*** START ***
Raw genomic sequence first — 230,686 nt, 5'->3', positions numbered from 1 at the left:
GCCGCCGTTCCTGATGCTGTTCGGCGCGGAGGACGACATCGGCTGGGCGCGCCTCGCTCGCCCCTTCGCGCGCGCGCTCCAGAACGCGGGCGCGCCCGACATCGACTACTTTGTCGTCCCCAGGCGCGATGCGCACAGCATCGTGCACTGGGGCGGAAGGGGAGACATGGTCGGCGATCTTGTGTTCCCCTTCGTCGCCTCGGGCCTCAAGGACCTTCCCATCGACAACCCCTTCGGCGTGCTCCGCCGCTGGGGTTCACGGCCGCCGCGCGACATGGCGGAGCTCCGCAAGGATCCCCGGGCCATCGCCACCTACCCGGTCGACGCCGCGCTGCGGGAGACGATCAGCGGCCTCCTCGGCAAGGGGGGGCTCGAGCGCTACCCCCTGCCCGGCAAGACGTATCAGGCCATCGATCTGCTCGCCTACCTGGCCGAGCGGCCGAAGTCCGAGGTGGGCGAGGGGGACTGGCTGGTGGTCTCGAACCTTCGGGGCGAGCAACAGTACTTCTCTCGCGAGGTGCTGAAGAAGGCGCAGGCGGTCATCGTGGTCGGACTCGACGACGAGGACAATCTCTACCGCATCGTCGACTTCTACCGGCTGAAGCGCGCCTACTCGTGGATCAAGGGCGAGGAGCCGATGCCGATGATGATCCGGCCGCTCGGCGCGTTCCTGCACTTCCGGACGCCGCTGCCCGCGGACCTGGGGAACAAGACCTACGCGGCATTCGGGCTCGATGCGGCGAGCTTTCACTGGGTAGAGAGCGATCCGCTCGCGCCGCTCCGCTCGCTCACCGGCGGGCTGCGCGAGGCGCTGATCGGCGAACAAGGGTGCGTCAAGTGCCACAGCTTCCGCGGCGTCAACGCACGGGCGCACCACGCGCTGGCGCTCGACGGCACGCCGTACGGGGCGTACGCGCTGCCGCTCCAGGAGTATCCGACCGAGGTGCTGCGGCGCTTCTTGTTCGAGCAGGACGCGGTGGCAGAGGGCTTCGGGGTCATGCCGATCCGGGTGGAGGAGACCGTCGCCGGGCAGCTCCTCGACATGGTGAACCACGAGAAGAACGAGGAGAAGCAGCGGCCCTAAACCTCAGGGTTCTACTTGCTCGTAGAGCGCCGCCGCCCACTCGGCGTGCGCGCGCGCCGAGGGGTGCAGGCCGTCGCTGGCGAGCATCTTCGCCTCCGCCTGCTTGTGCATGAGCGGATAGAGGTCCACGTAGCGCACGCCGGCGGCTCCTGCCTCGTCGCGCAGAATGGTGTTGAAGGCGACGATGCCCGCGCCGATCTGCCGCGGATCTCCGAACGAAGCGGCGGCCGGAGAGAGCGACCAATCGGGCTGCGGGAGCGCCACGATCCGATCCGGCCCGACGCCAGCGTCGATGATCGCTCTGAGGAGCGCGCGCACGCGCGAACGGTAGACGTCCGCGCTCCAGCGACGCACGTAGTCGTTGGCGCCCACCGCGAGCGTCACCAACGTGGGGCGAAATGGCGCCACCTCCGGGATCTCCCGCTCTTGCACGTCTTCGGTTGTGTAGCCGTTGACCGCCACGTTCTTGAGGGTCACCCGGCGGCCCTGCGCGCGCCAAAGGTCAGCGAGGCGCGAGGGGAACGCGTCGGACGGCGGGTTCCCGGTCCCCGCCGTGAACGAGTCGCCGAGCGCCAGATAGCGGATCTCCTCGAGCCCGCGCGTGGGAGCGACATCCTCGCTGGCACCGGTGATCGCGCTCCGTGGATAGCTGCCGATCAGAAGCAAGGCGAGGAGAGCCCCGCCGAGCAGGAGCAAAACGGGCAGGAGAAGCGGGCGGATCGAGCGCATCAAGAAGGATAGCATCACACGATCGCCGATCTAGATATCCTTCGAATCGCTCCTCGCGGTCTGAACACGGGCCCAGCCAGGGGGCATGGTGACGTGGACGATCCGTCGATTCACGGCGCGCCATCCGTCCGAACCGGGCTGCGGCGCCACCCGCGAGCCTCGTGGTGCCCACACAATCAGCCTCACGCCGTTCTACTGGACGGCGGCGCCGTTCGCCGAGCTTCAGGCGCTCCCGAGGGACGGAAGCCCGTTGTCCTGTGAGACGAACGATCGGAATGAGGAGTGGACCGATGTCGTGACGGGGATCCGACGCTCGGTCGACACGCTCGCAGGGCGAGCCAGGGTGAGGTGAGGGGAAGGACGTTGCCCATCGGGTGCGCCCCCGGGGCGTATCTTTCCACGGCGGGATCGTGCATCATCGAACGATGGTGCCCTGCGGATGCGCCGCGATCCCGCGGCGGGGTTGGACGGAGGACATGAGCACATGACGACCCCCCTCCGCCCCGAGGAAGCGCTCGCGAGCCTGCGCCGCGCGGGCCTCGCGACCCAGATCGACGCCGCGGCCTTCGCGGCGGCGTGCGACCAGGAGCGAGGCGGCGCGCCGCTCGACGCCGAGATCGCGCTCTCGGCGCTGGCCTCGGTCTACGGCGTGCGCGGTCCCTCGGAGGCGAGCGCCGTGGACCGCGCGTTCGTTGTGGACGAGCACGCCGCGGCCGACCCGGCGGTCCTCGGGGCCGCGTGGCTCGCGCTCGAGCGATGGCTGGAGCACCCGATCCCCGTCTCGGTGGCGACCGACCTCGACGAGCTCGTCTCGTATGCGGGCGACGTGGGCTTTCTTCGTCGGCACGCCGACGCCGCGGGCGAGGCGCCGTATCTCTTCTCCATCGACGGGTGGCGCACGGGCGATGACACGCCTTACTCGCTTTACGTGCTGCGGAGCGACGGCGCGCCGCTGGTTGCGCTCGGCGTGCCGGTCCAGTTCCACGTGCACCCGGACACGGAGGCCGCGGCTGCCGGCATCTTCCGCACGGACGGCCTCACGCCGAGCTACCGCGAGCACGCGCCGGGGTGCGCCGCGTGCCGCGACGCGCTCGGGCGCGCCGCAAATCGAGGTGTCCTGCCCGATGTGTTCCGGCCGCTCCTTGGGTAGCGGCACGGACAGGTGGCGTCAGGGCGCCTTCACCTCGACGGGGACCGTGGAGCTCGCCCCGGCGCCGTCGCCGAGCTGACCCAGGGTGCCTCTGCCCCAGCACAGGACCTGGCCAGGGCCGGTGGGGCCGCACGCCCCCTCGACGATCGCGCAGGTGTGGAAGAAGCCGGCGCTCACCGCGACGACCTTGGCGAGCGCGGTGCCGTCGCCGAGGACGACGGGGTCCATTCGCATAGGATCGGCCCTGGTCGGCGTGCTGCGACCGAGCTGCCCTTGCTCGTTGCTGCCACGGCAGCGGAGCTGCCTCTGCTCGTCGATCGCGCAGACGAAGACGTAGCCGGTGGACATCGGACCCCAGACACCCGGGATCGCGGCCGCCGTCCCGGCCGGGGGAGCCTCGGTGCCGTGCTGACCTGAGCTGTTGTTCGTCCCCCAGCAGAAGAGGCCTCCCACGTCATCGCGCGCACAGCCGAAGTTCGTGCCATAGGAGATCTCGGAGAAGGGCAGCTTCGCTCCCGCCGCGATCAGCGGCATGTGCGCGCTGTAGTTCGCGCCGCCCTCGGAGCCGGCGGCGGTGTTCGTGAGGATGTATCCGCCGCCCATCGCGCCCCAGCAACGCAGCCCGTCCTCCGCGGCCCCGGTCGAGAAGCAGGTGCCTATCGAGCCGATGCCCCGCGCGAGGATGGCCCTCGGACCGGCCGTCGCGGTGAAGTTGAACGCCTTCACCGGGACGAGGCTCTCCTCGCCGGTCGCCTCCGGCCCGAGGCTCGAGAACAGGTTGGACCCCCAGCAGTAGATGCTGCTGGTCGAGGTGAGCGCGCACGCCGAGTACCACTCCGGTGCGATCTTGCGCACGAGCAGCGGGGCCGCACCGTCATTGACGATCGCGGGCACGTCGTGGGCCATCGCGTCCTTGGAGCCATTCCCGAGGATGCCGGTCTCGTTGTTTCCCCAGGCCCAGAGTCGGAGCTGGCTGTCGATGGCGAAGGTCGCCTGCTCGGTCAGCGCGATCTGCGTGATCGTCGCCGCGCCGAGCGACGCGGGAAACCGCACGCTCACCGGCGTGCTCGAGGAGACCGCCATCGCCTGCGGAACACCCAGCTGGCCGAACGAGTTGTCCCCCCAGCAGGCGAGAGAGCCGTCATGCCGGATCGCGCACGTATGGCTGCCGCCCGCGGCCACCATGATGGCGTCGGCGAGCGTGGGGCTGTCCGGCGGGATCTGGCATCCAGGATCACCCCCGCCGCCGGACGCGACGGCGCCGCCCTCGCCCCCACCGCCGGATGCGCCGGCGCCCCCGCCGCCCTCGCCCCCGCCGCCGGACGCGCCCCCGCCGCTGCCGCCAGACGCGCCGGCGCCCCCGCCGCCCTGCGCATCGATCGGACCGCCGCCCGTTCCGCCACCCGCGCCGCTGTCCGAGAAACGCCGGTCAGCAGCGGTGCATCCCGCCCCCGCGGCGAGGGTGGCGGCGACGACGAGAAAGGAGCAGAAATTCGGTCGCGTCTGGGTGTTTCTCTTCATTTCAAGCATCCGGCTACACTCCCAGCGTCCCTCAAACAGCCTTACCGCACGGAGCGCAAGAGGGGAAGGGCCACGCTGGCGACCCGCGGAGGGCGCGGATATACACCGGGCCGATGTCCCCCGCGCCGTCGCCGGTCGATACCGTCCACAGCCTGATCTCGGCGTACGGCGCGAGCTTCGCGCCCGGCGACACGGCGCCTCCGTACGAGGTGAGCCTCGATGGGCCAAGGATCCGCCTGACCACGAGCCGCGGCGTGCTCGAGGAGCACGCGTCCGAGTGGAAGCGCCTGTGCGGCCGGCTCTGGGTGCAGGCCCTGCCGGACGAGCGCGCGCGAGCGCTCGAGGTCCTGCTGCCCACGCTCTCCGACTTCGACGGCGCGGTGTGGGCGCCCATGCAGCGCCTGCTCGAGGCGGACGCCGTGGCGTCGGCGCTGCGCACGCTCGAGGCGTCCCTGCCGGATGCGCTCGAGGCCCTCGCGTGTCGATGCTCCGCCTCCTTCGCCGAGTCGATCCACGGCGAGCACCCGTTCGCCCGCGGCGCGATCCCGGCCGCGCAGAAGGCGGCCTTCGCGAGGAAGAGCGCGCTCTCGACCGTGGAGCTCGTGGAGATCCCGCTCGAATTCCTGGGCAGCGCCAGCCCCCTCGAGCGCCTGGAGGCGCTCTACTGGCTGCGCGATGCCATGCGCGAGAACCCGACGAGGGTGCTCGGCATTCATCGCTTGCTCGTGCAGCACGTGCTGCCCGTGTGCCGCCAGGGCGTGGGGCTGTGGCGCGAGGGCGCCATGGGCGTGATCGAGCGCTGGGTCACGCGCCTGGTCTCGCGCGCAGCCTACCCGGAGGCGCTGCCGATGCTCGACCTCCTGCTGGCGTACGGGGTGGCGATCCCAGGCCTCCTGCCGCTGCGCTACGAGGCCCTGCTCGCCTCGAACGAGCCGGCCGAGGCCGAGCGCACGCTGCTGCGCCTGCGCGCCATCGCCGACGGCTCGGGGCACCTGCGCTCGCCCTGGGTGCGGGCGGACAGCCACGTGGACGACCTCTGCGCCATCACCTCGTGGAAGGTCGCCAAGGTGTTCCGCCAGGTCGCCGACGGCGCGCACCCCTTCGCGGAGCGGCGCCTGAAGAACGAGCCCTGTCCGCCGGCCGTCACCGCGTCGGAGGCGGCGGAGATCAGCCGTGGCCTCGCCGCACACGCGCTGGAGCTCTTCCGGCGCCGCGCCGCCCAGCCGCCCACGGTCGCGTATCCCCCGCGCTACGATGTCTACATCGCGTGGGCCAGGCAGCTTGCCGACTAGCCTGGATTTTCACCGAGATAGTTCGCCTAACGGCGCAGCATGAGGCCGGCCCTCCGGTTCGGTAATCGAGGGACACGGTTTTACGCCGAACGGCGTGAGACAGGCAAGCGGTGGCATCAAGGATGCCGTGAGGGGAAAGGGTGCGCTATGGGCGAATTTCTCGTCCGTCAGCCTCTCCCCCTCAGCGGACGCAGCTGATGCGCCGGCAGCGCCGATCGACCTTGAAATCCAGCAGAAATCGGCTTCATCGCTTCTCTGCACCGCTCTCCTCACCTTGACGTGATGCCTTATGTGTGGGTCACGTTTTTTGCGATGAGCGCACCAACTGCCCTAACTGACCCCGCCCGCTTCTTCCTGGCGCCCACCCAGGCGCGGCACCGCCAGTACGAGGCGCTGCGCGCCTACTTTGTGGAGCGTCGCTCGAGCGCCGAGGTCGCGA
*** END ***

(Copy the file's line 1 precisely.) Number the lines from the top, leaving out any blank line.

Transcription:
Raw genomic sequence first — 230,686 nt, 5'->3', positions numbered from 1 at the left: